Entirely shot in the elevator of a retirement home, “At Night, I dream”, is a documentary about tender encounters with fellow human beings. A tale about age, aging, loss, love, longing, mourning and the power of human connection.
“La Nuit, je rêve” touches the daily life of the residents, their relationship with the care staff, their relationship to life and finally also our own relationship to age and to the elderly, who are so often excluded and sidelined from our lives. The lift interested me as a place of exchange because it is a central feature in a retirement home, since without it, people remain confined to their rooms. The elevator also symbolizes them being stuck in a place they not necessarily all want to be in or are happy to be in.
The elevator with its very short ascents and descents (about 60 seconds) allowed me to get to the essential, the “real talk”, in my exchanges with the residents. At first I thought I wanted to ask essential, existential questions. During the filming, I chose not to ask questions, to be just there, listening, or to ask light questions, to let them come without forcing.
The elevator operates as a bubble of intimacy, a magical, poetic and surprising space-time. This film, which I wanted to be very simple, is knitted of beautiful people, looks, silences, confidences, anecdotes, gestures of tenderness, bursts of laughter, deep despair, offerings, nostalgia, furious joie de vivre. It is as multifaceted as life itself.
I filmed myself on IPhone 8, 4k with FilMiC Pro, and a Shure microphone – partly because the small size of the location made it necessary (the intimate subject too – I had to be face to face, alone with my exchange partners) but also because I wanted to see if it was possible to bypass the usual financing and production scheme which is too slow and tedious for this kind of personal project full of urgency…. because I had to make this film… sit there with them. I grew up among elderly people who played a central role in my life, placing me at the center of theirs.
I met the boarders for months to establish a bond, a bond that was not to become too strong, since at the beginning of the film I am a stranger, almost an intruder in this very special place that is the elevator. I felt out of place for the first few days of shooting and then, slowly, as I spent my days stuck to the back wall of the elevator, in the middle of that hot summer, the magic of the human connection worked, often. I am and remain fascinated by the ability of human beings, strangers, to connect, to see each other.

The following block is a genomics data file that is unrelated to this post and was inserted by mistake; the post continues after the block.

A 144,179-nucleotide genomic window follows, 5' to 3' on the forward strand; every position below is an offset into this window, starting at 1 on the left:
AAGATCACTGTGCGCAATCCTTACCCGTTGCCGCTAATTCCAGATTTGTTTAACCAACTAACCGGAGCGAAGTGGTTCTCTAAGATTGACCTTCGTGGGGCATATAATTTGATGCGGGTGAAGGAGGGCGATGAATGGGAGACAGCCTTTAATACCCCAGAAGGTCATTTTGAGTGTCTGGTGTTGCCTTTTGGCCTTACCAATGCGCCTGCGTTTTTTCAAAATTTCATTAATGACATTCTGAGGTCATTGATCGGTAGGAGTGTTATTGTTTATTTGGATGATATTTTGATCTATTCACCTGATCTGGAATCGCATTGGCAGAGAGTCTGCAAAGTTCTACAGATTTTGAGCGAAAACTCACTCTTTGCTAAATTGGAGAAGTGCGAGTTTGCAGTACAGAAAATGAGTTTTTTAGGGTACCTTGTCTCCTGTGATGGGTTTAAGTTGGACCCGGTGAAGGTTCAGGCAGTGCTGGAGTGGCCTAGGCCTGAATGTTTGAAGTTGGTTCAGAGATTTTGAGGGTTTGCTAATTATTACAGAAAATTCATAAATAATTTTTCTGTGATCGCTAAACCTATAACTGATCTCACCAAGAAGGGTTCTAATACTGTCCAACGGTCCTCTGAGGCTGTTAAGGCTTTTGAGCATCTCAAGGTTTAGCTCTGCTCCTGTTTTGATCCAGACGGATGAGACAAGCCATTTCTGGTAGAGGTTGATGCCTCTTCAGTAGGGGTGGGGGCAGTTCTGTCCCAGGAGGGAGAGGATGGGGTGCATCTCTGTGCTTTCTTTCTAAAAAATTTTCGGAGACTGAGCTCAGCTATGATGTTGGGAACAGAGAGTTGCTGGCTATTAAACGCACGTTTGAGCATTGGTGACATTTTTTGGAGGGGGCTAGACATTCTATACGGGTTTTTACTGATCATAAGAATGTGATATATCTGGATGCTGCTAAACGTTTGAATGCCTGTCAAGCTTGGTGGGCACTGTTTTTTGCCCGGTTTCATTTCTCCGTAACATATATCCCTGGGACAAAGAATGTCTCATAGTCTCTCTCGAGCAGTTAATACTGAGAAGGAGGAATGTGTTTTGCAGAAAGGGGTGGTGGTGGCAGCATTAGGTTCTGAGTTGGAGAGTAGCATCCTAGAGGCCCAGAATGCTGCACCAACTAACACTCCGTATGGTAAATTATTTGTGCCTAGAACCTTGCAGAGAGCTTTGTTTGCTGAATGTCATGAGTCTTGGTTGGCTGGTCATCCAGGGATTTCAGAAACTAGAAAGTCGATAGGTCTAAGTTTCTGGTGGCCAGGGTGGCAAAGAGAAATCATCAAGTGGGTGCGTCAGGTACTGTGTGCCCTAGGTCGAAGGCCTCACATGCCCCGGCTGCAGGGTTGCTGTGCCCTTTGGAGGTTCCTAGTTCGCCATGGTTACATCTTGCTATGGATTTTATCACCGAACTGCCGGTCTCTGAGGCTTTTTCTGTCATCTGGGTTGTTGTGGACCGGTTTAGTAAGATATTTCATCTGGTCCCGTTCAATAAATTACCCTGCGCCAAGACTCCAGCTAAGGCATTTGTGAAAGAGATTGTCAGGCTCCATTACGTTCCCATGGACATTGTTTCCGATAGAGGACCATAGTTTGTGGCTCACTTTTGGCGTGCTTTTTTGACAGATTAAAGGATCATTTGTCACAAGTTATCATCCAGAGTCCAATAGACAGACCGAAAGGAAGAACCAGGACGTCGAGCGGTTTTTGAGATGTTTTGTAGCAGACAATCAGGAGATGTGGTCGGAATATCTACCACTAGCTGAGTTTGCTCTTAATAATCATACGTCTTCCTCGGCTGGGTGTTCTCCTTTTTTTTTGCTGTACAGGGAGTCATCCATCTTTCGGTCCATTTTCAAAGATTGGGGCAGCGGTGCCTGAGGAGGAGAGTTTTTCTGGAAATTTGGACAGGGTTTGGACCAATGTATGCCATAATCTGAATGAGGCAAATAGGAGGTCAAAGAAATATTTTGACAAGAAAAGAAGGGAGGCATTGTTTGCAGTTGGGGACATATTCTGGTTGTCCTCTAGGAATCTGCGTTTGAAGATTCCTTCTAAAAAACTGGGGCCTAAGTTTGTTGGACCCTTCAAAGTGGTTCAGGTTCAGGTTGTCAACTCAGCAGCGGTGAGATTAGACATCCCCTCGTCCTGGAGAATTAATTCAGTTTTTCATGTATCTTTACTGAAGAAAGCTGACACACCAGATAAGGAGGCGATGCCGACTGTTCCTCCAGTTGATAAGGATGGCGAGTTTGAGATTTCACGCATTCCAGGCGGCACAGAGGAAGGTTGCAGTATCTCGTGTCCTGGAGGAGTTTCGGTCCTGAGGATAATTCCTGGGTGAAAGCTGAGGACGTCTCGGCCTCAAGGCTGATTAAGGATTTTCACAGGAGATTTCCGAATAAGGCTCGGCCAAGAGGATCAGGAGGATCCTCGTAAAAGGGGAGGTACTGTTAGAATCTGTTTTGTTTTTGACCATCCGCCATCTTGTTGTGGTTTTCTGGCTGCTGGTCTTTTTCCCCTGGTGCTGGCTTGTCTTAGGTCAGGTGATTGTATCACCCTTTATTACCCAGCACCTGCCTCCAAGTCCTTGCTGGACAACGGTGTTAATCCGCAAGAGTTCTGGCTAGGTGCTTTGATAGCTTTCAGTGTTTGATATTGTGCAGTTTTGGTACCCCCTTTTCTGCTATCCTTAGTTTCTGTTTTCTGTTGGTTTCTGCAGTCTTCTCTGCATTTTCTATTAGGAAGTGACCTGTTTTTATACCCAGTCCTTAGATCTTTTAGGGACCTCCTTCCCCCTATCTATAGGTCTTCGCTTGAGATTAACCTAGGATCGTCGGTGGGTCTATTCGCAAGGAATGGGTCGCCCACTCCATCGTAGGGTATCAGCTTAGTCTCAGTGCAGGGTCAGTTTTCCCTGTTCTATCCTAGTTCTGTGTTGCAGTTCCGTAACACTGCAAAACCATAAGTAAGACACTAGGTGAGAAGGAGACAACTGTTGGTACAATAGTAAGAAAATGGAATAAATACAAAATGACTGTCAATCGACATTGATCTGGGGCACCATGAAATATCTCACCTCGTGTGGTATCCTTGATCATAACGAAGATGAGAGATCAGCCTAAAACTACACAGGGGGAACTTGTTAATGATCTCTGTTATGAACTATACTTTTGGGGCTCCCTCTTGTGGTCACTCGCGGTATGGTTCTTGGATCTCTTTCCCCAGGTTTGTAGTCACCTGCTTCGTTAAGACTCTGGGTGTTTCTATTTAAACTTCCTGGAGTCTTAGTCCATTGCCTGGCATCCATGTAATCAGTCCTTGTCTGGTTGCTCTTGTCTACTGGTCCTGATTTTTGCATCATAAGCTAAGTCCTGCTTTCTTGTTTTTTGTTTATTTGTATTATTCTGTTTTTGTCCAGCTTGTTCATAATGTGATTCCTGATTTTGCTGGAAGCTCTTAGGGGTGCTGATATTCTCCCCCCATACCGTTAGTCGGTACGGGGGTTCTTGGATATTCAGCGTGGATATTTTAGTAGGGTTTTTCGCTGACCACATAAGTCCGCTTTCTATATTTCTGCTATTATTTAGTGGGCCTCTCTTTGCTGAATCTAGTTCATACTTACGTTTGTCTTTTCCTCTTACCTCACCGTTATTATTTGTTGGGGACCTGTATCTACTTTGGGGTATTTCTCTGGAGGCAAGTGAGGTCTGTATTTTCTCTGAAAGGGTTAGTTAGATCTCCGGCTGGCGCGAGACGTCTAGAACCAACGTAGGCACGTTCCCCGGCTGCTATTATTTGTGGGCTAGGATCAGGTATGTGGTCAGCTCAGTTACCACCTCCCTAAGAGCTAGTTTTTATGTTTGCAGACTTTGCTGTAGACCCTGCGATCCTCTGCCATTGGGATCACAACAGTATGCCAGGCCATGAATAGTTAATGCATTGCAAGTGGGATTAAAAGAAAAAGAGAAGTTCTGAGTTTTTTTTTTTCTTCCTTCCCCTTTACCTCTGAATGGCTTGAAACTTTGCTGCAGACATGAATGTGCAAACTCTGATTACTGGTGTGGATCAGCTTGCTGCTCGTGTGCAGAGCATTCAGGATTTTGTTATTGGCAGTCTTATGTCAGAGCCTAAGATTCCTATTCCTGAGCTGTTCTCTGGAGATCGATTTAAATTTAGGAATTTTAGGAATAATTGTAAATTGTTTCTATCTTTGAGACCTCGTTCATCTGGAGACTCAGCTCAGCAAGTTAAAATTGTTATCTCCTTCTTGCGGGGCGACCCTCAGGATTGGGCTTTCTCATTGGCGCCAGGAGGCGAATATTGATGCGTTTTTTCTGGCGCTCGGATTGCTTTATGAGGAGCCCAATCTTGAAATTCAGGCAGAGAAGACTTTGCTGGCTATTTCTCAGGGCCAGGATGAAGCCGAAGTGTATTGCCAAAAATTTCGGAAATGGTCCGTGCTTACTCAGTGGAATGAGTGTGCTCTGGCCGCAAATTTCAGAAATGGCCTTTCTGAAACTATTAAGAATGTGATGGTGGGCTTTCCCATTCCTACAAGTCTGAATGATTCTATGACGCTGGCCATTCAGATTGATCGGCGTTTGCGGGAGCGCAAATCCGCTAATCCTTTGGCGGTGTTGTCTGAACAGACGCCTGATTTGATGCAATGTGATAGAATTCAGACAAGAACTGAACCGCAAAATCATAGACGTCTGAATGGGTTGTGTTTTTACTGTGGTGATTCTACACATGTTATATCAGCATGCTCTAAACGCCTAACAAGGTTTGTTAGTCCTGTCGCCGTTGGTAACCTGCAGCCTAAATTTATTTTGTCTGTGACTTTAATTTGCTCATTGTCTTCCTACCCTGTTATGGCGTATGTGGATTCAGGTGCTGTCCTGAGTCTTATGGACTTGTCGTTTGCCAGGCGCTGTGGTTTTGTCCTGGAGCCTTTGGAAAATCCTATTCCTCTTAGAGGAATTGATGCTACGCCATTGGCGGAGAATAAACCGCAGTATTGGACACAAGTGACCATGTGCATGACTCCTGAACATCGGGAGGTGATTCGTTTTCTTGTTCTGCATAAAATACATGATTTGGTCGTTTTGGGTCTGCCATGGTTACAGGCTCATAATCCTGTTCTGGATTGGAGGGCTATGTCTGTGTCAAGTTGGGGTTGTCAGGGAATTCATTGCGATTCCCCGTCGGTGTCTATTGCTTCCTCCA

What was confusing was that some people did not recognize me the next day, despite our complicity on the day before. I was a stranger again, whereas the day before we had spent time in that elevator. When memory is variable geometry, it opens up a very wide field of possibilities: residents who have lost their memory are somehow reborn every day (as they approach the end of their lives), and do not bother about the past. Not recognizing myself, I myself was a new person every day, through their eyes, for the time of this very special filming.
Other residents became very attached to me during the filming. I became, in spite of myself, a character in the film.
This led me to wonder about the responsibility of holding and pointing a camera, of breaking into people’s lives. Others didn’t want to be filmed and still others insisted that I film them day after day, they became almost masters of filming.
I didn’t expect there to be such a disparity in the emotional state of the residents, in their attitude to life, to the end of life, to age. Some have an infinite capacity for happiness, are strong and in the moment, whereas others are as if stunned by their experience of loneliness.